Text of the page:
Acceptance is protection: How can parents support gender nonconforming and transgender children?
How should parents respond when their four years old son insists on wearing girls' clothes, or their daughter switches to using a male version of their name? These are the questions increasingly being asked of family therapist Jean Malpas who writes in Family Process about a new approach to support parents with gender nonconforming and transgender children.
Jean Malpas, the Director of the Gender and Family Project at the Ackerman Institute for the Family, explains how families of gender nonconforming and transgender children can benefit from a multi-dimensional approach to negotiating two understandings of gender: One being a traditional system of male or female which dominates mainstream society, which contrasts with a more flexible and fluid spectrum of gender being expressed by their children.
"Parents of gender nonconforming children often struggle with how to best protect their child from bullying and ostracism, while accepting and nurturing their child's identity and expression." said Jean Malpas. "This research shows how coaching, education, parent support group and family therapy can support everyone in the family in negotiating this dilemma."
Jean Malpas' clinical findings confirm that a normal diversity of gender expression exists among children and uses anonymous case studies to demonstrate the varied paths children take when developing their identity. Some nonconforming children will grow up to be transgender, others will eventually feel comfortable identifying with their biological sex, while others will continue to display gender nonconforming traits without requesting social or medical transition.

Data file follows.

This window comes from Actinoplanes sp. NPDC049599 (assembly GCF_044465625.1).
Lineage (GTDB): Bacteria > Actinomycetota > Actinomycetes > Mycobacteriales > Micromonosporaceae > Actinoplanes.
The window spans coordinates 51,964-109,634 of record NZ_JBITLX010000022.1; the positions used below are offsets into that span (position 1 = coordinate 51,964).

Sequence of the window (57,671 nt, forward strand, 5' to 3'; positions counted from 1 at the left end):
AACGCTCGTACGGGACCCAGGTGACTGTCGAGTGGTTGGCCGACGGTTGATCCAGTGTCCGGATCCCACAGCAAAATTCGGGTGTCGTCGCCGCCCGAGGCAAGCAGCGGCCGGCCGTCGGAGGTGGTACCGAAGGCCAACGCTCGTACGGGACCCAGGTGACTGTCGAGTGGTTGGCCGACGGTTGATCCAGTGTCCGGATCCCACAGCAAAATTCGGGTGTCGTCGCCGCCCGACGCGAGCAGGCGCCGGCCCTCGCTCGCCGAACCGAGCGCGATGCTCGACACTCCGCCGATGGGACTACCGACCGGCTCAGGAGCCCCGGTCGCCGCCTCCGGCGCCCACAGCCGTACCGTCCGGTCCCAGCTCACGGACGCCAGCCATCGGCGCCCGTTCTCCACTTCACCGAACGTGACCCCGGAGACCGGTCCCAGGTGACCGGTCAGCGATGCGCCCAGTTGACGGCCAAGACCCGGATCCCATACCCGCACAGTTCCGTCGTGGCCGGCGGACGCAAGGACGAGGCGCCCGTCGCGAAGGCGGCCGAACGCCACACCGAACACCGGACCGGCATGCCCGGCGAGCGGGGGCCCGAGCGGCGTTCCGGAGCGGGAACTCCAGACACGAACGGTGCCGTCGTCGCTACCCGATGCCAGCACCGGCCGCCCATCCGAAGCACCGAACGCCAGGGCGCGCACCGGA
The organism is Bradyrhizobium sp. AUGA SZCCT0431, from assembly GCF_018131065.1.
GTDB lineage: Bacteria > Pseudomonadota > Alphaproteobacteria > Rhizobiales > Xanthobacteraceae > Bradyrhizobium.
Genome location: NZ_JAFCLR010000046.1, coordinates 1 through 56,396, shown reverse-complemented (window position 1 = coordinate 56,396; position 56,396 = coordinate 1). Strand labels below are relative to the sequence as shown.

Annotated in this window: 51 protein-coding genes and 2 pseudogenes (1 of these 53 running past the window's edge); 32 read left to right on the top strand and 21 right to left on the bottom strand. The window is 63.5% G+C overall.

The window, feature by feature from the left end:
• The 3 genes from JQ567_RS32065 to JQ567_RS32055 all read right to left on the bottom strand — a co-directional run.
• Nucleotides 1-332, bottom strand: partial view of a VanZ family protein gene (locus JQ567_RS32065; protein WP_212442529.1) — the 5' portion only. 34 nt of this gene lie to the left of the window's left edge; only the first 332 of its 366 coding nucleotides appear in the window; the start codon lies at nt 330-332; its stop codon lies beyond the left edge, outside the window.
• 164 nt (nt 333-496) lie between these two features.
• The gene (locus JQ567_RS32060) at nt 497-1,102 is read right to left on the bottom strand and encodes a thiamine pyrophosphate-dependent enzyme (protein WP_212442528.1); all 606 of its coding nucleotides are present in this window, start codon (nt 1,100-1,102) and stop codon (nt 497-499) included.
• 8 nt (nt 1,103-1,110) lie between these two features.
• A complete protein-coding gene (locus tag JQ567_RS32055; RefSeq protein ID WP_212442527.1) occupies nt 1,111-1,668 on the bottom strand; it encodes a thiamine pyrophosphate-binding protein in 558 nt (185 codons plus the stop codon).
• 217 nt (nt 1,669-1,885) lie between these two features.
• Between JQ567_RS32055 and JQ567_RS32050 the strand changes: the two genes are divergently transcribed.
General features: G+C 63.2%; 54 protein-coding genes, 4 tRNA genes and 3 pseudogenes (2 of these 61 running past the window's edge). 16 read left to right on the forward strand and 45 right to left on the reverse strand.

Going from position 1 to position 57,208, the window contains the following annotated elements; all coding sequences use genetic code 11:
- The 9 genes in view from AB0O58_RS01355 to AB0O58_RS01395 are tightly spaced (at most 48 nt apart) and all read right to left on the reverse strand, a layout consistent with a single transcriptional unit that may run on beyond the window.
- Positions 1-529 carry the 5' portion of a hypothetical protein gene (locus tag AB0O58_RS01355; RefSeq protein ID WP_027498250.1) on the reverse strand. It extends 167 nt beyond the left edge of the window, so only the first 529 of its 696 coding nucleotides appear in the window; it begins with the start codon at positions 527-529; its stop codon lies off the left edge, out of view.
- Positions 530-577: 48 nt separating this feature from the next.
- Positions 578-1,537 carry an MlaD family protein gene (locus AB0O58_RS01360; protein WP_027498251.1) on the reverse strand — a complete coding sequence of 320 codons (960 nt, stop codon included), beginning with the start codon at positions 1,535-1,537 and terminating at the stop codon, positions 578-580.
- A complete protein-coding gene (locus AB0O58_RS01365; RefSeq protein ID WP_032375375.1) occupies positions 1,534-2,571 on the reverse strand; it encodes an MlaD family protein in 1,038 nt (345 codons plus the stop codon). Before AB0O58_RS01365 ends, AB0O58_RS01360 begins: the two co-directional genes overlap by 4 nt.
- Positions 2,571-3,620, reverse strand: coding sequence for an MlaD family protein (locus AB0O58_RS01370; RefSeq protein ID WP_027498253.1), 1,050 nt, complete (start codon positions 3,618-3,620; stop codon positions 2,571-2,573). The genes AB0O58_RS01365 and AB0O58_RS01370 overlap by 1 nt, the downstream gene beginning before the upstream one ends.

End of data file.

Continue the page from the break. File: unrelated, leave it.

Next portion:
"Research on gender nonconformity also has implications for education policy," said Malpas. "It is important that schools are aware and sensitive to the non-binary and non-biological aspects of gender, as it means gendered activities and segregation of students based on gender lines may no longer be appropriate if our children's understanding of gender is expressed in more complex ways."
Clinical approaches based on the non-pathologisation of gender diversity contrast with traditional psychiatric approaches, which have used cognitive-behavioral methods to extinguish atypical behaviours and reinforce traditional gender expression.
"Our clinical findings show that gender nonconformity in children is not a psychopathology but a normal display of diversity in gender expressions and identities," concluded Malpas. "Providing multi-dimensional support to parents of gender nonconforming and transgender children allows them to accept and affirm their child's identity while providing valuable protection at home, in school and out in the world."